This afternoon, Tony Morris passed away just days after his 64th birthday, following a long battle with cancer.
Anyone who does not know who Tony Morris was obviously not paying enough attention to Houston city politics. He has been a fixture at City Hall for more than 30 years, since the Mayoralty of Kathy Whitmire and throughout the four administrations that followed. An independent freelancing photojournalist, he worked with Houston Style Magazine and many other respected publications throughout his tenure, as well as provided photography for the City in certain situations. He was perhaps most renowned among the general public for his larger-than-life presence in the press section of the City Council chambers, as well as his often flamboyant sartorial selections. However, fewer people had the privilege of actually getting to know Mr Morris, his unmatched kindness & patience or his fantastic political acumen. In fact, I had the pleasure of getting to know him from a number of different perspectives. First as a City employee, but also as a member of the press corps; not to mention interactions with him on the campaign trail with my father last year.
But my very first interaction with Mr Morris occurred before any of that, when I was just a 15 year old with an audacious plan to address the City Council during public session. I had never been to a City Council meeting before, and was quite unfamiliar with the entire procedure. Kindly and patiently, Mr Morris walked me through everything that would happen, and the typical protocol of what I should do when I approached the lectern at my turn to speak.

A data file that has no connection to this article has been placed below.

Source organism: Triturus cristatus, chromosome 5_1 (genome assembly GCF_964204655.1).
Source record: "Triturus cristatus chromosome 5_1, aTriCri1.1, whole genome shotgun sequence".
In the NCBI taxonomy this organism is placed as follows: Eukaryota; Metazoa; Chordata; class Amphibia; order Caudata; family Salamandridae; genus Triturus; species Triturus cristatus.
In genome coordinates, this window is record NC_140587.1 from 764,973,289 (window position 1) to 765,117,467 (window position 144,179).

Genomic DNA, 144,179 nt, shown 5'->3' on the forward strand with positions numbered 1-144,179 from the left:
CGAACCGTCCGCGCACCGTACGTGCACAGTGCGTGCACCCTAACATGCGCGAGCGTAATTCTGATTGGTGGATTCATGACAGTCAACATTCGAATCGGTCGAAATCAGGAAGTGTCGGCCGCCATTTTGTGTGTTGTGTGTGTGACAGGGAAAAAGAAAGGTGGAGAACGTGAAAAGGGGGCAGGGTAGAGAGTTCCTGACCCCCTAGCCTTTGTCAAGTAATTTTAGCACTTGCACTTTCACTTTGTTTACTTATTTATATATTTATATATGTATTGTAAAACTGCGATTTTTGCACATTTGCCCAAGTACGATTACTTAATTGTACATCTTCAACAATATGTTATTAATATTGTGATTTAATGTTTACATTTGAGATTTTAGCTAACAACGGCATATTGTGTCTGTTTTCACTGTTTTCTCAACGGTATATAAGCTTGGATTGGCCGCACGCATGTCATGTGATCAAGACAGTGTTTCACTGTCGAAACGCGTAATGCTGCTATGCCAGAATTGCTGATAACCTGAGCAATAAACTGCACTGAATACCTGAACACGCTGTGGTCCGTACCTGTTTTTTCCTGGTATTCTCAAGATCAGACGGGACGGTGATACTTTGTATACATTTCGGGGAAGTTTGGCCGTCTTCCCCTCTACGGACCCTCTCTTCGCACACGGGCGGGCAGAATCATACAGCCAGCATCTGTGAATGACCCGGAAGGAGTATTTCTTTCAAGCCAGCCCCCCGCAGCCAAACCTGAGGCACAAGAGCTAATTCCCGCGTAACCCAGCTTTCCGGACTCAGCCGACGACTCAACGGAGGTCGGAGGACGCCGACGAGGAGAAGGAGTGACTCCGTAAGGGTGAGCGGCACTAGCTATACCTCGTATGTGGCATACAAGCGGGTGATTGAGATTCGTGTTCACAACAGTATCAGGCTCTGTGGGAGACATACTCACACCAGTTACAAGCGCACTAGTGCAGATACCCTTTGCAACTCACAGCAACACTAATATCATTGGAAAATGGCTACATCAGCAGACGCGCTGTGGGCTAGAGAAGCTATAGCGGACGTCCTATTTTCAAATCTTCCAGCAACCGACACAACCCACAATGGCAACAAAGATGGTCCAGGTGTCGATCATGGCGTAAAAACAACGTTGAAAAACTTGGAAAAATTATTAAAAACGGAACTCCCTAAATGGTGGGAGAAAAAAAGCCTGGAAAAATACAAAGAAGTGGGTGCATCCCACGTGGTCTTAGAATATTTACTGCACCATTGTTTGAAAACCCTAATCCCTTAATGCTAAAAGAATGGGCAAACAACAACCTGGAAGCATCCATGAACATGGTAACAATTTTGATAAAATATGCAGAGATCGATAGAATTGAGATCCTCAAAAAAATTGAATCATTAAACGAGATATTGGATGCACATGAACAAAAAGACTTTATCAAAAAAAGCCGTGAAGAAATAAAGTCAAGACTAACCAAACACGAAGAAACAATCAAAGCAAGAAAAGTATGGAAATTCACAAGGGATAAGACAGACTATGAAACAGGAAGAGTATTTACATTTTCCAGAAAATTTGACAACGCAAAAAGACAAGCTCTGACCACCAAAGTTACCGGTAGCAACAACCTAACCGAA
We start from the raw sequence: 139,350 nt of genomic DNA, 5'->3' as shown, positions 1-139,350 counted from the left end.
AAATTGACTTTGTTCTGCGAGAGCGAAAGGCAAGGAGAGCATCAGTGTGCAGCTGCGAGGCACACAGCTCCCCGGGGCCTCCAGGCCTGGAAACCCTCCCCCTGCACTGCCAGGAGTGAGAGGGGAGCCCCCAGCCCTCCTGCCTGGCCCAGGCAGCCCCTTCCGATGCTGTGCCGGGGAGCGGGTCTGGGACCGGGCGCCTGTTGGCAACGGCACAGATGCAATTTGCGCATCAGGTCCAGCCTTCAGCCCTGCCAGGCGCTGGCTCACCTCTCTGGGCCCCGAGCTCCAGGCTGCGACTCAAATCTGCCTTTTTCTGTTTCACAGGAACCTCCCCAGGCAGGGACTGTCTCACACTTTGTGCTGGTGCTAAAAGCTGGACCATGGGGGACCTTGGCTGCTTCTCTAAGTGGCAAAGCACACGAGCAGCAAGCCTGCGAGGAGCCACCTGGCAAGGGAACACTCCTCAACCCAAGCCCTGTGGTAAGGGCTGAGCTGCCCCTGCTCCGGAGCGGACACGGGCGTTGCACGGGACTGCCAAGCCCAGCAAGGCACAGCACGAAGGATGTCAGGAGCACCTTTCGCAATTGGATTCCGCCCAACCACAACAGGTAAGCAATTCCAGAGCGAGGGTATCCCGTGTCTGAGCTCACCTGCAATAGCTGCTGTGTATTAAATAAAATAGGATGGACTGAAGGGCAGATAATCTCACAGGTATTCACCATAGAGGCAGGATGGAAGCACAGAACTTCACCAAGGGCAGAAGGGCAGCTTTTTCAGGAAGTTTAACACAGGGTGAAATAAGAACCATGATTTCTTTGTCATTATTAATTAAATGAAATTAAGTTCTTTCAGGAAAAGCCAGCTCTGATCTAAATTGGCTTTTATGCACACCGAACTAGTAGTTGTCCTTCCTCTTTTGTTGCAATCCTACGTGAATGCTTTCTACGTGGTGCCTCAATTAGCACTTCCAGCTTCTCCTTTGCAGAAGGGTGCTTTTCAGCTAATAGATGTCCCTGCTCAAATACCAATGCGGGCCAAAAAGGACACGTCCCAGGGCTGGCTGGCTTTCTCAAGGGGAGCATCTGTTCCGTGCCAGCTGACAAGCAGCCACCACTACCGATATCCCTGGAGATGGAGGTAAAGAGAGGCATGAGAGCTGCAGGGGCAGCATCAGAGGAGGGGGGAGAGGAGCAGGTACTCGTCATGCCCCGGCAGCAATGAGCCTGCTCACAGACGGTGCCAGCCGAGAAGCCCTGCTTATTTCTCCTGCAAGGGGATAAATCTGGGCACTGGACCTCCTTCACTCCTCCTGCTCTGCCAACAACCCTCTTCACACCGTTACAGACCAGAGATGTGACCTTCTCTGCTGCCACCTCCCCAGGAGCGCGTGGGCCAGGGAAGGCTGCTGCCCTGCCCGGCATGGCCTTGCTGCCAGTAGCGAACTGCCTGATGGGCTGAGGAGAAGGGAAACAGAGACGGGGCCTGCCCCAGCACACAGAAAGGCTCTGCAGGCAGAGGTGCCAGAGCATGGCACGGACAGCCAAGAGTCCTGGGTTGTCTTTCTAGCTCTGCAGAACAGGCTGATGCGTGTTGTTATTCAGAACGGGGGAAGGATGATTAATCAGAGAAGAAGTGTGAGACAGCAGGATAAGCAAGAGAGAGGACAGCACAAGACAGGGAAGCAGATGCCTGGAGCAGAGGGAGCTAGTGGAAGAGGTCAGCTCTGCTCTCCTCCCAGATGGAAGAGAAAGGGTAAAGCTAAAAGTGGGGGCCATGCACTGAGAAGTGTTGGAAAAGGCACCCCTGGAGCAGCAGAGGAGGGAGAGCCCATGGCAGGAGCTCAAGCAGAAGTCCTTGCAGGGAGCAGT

That speech lead to me working at City Hall for the remainder of High School, through the Mayor’s Youth Council program. Once again, Mr Morris was a regular attendant to our events, and even volunteered his photography skills to us when no one else from the City would document the important tasks we accomplished. He was, with perhaps one exception, the only member of the City Hall press corps to ever see what the young people were up to. I have a picture of Mayor Annise Parker and me, standing behind the Mayor’s seat at the council horseshoe that Mr Morris took, it’s still framed and hanging on my wall. Heck, I think he took my Senior Yearbook Photo too!
Mr Morris understood the value of young people in politics in a way that, admittedly, many members of the City Council at that time simply did not. He approached every person with whom he conversed the same. Young or old, black or white, powerful or not, he gave you the utmost respect and attention, yet again in a way that many elected officials could learn therefrom.
But it was only last Autumn, when my father was running his campaign for the City Council At-large #5, that I truly discovered the local treasure that was Mr Morris’ nearly unmatched acuity in local politics. He engaged us over why my dad was running, and why not support the incumbent. We must have talked to close to an hour, and I must concede that he bested me on a few points of discussion. While his sheer intellect was indubitably very impressive, Mr Morris possessed an unmatched wisdom in City politics perhaps only matched by the City Secretary herself. He was able to see the long story in a way most others can’t –and never will.
City Council meetings, simply put, will just never me the same without Mr Morris. His role transcended that of the press, of spectator or even of longtime observer. He carved out a new place on Bagby Street, just for him, a unique legacy for an inimitable man.